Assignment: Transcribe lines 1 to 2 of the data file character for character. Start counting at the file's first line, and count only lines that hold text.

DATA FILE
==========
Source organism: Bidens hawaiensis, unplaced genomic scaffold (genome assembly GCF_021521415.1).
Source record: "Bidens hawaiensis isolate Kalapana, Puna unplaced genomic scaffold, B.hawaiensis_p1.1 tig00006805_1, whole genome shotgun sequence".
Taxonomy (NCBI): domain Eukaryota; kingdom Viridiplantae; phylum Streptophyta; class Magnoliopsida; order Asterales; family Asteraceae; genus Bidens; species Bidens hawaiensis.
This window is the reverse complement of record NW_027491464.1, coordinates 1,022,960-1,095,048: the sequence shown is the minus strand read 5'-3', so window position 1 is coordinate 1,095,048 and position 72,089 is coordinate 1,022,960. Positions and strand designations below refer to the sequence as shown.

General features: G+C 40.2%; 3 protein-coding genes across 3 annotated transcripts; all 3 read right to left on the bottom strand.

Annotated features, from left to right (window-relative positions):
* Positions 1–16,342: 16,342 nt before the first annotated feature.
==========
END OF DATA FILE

Source organism: Bidens hawaiensis, unplaced genomic scaffold (genome assembly GCF_021521415.1).
Source record: "Bidens hawaiensis isolate Kalapana, Puna unplaced genomic scaffold, B.hawaiensis_p1.1 tig00006805_1, whole genome shotgun sequence".